What was wonderful was that both teams finished within 7 minutes of each other. The finish was incredibly moving, with many of us in tears as we waded from the sea after 15hrs 20mins 20secs of swimming, with our children, friends and relations cheering us home. It was fantastic that so many of our supporters had hung on in the dark for us to finish, and it was wonderful seeing the children still there on the beach too. After we'd staggered up the beach there was a marquee with food and drink on hand and so there was quite a party atmosphere once we'd got out of our swimsuits and it was just such a brilliant feeling to have done it. 

We all got involved in the swim for such varied reasons, but were all completely humbled by the support we got from so many people. I spent a lot of my time while training and on the actual day imagining how Jo would feel about it all. I definitely think she'd approve, and I like to think she'd have got involved too were she here now. Neither of us had ever been very strong swimmers (though we were always keen), so I hope she'd be proud that I've got so much better.  Thank you, thank you for your kind donations, messages and offers of help, they meant an awful lot to all of us and really helped keep us going through the difficult bits. 

As I write, we've reached over £22,000 of sponsorship which all of the swimmers find absolutely astounding. This is being split between the RNLI and the Jo Walters Trust. and the JWT will use some of its share of the money to send a group of young carers (children who have to care for their parents) from Ayr on a residential project with the Outward Bound Trust up at Loch Eil. We have partnered with the OBT before and were so impressed with what they achieved. It also seems very fitting that the young carers will no doubt have to brave some cold water as part of it too! In case anyone would still like to donate, the online site is still open: https://mydonate.bt.com/fundraisers/arrantotroonswim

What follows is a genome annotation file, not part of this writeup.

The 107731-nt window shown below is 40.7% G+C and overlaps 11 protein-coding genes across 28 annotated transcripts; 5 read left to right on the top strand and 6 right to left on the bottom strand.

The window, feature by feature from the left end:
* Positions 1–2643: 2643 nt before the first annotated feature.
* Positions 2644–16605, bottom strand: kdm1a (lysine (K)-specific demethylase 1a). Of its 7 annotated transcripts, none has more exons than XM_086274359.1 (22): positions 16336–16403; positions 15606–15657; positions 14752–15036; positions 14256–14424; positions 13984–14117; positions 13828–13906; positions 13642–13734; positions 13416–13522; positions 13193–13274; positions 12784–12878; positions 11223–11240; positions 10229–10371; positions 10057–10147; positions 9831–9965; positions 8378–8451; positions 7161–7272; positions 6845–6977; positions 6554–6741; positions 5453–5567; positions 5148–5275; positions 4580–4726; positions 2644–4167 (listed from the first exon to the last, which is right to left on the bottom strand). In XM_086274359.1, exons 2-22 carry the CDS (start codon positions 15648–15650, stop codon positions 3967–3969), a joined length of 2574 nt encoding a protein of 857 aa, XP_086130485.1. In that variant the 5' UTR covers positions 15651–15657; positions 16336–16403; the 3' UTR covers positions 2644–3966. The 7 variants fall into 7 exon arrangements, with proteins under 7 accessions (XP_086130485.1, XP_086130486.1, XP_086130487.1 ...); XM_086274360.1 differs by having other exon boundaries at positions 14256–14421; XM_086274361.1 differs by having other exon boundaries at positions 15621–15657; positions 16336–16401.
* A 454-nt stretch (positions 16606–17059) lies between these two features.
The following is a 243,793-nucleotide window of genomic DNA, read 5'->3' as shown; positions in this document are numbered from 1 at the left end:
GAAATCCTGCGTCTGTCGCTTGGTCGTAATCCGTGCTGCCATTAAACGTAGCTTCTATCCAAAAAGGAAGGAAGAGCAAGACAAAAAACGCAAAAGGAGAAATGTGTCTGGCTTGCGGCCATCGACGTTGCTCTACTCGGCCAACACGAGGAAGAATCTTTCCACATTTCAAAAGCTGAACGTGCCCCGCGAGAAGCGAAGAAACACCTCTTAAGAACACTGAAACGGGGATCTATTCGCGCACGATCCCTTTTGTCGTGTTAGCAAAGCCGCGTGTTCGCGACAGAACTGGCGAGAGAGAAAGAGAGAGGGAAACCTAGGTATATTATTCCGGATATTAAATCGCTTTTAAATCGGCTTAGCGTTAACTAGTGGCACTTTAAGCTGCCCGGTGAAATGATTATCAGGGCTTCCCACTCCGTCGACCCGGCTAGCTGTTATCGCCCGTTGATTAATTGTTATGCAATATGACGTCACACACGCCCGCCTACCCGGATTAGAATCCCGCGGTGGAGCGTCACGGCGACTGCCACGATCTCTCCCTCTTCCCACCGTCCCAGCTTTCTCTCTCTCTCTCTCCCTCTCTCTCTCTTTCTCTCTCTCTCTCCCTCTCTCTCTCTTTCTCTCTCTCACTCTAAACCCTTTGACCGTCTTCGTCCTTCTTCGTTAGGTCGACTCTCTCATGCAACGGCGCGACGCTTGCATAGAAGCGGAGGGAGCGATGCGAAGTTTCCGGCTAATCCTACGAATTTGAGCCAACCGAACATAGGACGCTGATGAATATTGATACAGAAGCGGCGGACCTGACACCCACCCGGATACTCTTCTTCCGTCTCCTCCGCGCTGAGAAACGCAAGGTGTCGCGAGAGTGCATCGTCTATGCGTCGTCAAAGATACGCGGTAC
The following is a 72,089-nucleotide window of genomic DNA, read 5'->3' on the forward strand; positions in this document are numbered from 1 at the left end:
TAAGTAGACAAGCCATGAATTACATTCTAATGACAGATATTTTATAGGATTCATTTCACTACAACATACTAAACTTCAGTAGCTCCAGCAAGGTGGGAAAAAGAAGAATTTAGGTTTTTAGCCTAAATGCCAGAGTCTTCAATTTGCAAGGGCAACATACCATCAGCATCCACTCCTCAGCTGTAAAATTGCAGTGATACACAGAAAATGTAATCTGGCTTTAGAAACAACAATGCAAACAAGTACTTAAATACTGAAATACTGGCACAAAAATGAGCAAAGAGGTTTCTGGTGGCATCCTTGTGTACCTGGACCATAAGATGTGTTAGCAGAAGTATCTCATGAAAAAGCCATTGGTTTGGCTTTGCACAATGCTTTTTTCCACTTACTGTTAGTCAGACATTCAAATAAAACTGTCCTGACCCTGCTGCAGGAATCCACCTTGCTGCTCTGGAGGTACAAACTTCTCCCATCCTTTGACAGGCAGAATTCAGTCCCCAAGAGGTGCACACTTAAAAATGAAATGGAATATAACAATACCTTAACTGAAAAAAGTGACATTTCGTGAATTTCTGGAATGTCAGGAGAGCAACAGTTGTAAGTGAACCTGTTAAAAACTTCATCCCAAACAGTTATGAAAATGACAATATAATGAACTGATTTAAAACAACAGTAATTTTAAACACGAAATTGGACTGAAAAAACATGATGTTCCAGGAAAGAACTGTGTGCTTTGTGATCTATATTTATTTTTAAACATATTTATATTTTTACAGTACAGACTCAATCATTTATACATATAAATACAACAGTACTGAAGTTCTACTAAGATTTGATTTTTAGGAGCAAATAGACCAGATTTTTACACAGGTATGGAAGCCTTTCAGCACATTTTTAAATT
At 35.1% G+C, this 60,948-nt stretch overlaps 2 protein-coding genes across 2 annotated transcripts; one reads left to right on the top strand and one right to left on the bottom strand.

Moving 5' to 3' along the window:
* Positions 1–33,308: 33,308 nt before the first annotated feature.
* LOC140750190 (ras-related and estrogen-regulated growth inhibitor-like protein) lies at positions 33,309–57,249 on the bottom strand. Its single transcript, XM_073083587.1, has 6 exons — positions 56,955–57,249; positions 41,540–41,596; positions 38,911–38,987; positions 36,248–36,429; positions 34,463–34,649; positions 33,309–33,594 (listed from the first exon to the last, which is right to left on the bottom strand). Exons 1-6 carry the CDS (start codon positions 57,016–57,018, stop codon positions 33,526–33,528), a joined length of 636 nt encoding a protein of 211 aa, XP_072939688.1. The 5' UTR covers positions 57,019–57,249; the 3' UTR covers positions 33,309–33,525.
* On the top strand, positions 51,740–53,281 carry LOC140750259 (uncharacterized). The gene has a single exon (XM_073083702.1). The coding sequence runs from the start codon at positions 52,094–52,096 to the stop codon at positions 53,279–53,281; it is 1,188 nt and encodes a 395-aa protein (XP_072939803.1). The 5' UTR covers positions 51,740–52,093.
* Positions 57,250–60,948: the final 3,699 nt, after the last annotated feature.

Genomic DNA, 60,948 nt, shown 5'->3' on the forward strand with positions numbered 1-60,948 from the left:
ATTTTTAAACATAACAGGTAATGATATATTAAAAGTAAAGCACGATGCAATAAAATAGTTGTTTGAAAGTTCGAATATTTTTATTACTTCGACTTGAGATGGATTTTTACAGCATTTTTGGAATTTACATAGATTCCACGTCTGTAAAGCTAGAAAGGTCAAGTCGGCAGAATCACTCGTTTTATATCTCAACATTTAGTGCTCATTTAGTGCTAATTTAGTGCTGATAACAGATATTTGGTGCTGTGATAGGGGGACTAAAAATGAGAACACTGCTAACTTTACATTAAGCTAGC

The swim generated some interest from the press and for those of you who are interested I've pasted a few links to articles below as some of them are quite fun. We also had a Facebook page for the swim which was great, and captured the spirit of the day quite well and has loads of photos, videos etc. I've also added a few photos of the day below.

Links:






Thanks again for all your support, it's been an amazing venture of which to be part.

Lucy

Me with my mother - who doesn't look quite sure she thinks I'm warm or dry enough to hug, but is doing her best!

Tuesday, October 25, 2016

Arran Troon Swim - Barbara Johnston's write up

The good friends  I have
said
You're mad to consider
A swim in September.
The sea's cold and remember
You are not in the first flush of youth.

I'm not quite decrepit
I protested and told them
For a cause and a chance
that will not be repeated
I won't be defeated.

As training progressed though
My confidence ebbed
As  team members moved onwards with speed
But  their encouragement cheered me, helped to assure me
While jellyfish danced in my 'heed'

The morning came ...early
We were suited and booted
I was nervous but anxious to go
For skippers, kayakers, coaches and sponsors
Supporters and mainly for Jo